Thursday, September 22, 2011

Roast Dog Recipe

2 lazy indoor dogs
1 yard of dirt
1 bowl water
1 sun

Set outdoor temperature to 100+ degrees. Use full sun for even roast.

1. Place dogs and water in dirt. Dogs may run at first. Lazier dogs will settle faster.

2. When dogs have settled, set timer for 15 minutes. Check on dogs every 2 minutes, or leave door partly open.

3. Dogs will turn themselves over and will apply water as needed.

4. If dog begins to whine or bark, check for doneness. Older dogs may be done sooner. How to test for doneness. Your roast dog is done if: voluntarily comes to back door; has a sweaty animal odor; is hot to touch; tongue hangs out.

5. Remove roast dog from yard after 15 minutes or when done. DO NOT OVERCOOK.

6. Allow roast dog to rest until cool.

Monday, September 12, 2011

Fires in Texas

Tropical Storm Lee, which came around on Labor Day weekend, knocked down our daily highs and lows by ten degrees. We enjoyed several days with highs in the low 90s. (Ahhh! Lovely!!)

Star sunbathes in the most grotesque poses. I'm always a little worried that my neighbors will freak out and call animal control about a mutilated dog corpse they saw in my backyard.

If I see a neighbor come outside, I make a big show of getting Star on her feet. ("Star! Come over here, you happy, healthy, totally alive dog!")
Sunbathing in the shade... in a really weird way.
But the weather was quite enjoyable. And then the wildfires started breaking out.

Mind you, we're no stranger to grass fires and brush fires. I've occasionally joined the community in impromptu fire-stomping on the side of the highway while waiting for fire trucks.

But it's pretty rare for fires to burn out of control in our area. We've had an unlucky combination of high winds (from Lee) and extreme drought.

One of many amazing photos from KXAN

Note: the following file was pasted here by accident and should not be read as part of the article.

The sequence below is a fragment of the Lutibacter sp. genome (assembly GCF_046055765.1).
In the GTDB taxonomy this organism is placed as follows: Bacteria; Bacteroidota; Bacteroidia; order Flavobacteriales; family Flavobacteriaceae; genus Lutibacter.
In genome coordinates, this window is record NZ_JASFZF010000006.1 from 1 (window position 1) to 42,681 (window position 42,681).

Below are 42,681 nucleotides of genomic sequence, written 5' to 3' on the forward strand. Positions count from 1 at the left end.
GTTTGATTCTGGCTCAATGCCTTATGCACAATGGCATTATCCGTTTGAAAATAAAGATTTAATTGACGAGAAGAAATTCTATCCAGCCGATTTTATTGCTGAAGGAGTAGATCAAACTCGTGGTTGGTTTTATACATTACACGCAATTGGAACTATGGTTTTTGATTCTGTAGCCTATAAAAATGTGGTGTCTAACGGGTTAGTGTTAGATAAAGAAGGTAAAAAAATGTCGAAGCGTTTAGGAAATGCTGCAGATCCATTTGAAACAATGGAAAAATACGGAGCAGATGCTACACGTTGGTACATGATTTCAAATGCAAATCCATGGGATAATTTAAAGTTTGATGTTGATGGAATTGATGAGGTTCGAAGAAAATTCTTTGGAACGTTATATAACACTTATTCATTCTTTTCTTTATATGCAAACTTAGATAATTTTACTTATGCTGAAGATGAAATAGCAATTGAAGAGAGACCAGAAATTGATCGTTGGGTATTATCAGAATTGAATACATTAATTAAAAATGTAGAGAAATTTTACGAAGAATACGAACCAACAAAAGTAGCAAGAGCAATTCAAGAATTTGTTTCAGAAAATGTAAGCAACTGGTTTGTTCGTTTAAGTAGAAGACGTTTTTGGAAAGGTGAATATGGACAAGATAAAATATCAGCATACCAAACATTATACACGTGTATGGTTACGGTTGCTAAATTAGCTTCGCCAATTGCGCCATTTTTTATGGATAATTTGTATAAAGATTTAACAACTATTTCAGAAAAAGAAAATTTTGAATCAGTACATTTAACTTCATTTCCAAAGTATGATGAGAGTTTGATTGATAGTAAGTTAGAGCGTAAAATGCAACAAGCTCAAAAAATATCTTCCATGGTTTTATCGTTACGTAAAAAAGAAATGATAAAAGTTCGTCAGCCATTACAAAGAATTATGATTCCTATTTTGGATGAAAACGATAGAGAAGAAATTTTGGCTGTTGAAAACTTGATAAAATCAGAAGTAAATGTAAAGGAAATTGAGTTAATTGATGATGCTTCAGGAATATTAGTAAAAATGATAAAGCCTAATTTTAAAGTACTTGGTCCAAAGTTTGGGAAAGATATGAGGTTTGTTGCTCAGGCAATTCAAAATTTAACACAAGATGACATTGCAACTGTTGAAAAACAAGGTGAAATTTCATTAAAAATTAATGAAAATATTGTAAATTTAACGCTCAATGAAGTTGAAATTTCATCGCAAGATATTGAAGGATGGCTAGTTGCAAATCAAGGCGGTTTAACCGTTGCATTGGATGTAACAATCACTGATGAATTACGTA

We've been very fortunate that few human lives have been lost to these fires. The situation for many pets and livestock has not been good. Bastrop is a rural area, and folks tend to keep a lot of animals. Not just cats and dogs, but also horses, donkeys, pigs, chickens, and rabbits. As they evacuated, people took their pets with them whenever possible, but many animals still didn't make it out.

Some people were not home when the fires started and were left with anguished knowledge that they couldn't go back to their homes for their trapped pets. This event served as a strong reminder for me, that not everyone will be home during an evacuation to save their pets, so it's up to neighbors to help save those pets, if they have the time and ability. It's a good idea to become familiar with neighbors' pets (how many, what kind, and where they're kept) before there's a disaster, in case there's an opportunity to help those pets.

Luckily, the animal community around here is strong, organized, and willing. They've done an amazing job with rescue efforts and communication. Several hundred pets have been rescued, and I hope they will continue to find animal survivors now that residents are being allowed back into these burned areas.